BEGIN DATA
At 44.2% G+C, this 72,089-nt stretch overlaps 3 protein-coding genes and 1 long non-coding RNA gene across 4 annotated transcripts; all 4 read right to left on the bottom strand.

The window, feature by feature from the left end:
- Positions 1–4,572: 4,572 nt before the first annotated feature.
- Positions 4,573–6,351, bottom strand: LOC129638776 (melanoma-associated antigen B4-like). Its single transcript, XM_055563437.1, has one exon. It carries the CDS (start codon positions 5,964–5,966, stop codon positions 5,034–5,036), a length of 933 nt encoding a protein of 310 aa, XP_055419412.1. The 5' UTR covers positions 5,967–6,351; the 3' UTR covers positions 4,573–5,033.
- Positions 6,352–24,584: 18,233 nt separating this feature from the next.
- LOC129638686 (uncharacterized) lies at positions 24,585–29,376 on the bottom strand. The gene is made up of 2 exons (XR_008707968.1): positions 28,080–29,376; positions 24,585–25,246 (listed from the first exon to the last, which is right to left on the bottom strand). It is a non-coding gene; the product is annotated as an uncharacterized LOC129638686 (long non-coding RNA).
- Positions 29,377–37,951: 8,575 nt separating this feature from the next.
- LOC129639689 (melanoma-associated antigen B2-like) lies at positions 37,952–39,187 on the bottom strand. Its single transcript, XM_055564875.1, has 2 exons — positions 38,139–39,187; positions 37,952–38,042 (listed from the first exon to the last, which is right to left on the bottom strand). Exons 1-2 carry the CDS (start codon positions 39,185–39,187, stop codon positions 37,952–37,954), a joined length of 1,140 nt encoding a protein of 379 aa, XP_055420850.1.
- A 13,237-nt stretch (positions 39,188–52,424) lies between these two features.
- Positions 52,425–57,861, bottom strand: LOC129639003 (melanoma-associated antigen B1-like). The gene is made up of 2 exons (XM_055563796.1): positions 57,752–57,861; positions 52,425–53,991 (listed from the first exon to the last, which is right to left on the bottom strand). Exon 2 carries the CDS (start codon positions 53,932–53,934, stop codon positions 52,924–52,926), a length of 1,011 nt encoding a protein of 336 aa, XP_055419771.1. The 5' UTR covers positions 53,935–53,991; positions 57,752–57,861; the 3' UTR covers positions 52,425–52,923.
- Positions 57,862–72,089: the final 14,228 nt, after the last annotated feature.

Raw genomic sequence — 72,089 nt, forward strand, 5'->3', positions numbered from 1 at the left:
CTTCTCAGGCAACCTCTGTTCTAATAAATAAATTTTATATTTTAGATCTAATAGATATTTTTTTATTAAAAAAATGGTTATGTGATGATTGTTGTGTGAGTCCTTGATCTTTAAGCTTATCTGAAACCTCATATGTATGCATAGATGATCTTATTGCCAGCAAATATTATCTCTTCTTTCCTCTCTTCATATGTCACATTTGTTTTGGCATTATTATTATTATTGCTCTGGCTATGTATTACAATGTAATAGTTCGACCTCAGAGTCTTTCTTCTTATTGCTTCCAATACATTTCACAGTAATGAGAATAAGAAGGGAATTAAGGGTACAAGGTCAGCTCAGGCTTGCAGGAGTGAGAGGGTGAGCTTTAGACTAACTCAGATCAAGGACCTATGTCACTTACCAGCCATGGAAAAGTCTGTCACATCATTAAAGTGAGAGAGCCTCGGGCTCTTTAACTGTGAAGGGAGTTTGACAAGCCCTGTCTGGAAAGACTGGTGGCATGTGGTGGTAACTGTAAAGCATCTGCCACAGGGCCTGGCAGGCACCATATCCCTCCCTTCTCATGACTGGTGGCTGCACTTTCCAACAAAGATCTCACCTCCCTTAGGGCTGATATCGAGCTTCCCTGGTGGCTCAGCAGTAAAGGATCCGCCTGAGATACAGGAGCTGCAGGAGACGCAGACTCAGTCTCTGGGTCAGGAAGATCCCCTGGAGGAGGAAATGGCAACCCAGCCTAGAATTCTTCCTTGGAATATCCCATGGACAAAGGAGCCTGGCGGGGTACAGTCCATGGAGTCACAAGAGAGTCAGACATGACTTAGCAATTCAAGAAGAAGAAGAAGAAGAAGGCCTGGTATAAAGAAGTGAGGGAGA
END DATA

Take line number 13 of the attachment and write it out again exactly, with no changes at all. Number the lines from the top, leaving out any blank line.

CTTCTCAGGCAACCTCTGTTCTAATAAATAAATTTTATATTTTAGATCTAATAGATATTTTTTTATTAAAAAAATGGTTATGTGATGATTGTTGTGTGAGTCCTTGATCTTTAAGCTTATCTGAAACCTCATATGTATGCATAGATGATCTTATTGCCAGCAAATATTATCTCTTCTTTCCTCTCTTCATATGTCACATTTGTTTTGGCATTATTATTATTATTGCTCTGGCTATGTATTACAATGTAATAGTTCGACCTCAGAGTCTTTCTTCTTATTGCTTCCAATACATTTCACAGTAATGAGAATAAGAAGGGAATTAAGGGTACAAGGTCAGCTCAGGCTTGCAGGAGTGAGAGGGTGAGCTTTAGACTAACTCAGATCAAGGACCTATGTCACTTACCAGCCATGGAAAAGTCTGTCACATCATTAAAGTGAGAGAGCCTCGGGCTCTTTAACTGTGAAGGGAGTTTGACAAGCCCTGTCTGGAAAGACTGGTGGCATGTGGTGGTAACTGTAAAGCATCTGCCACAGGGCCTGGCAGGCACCATATCCCTCCCTTCTCATGACTGGTGGCTGCACTTTCCAACAAAGATCTCACCTCCCTTAGGGCTGATATCGAGCTTCCCTGGTGGCTCAGCAGTAAAGGATCCGCCTGAGATACAGGAGCTGCAGGAGACGCAGACTCAGTCTCTGGGTCAGGAAGATCCCCTGGAGGAGGAAATGGCAACCCAGCCTAGAATTCTTCCTTGGAATATCCCATGGACAAAGGAGCCTGGCGGGGTACAGTCCATGGAGTCACAAGAGAGTCAGACATGACTTAGCAATTCAAGAAGAAGAAGAAGAAGAAGGCCTGGTATAAAGAAGTGAGGGAGA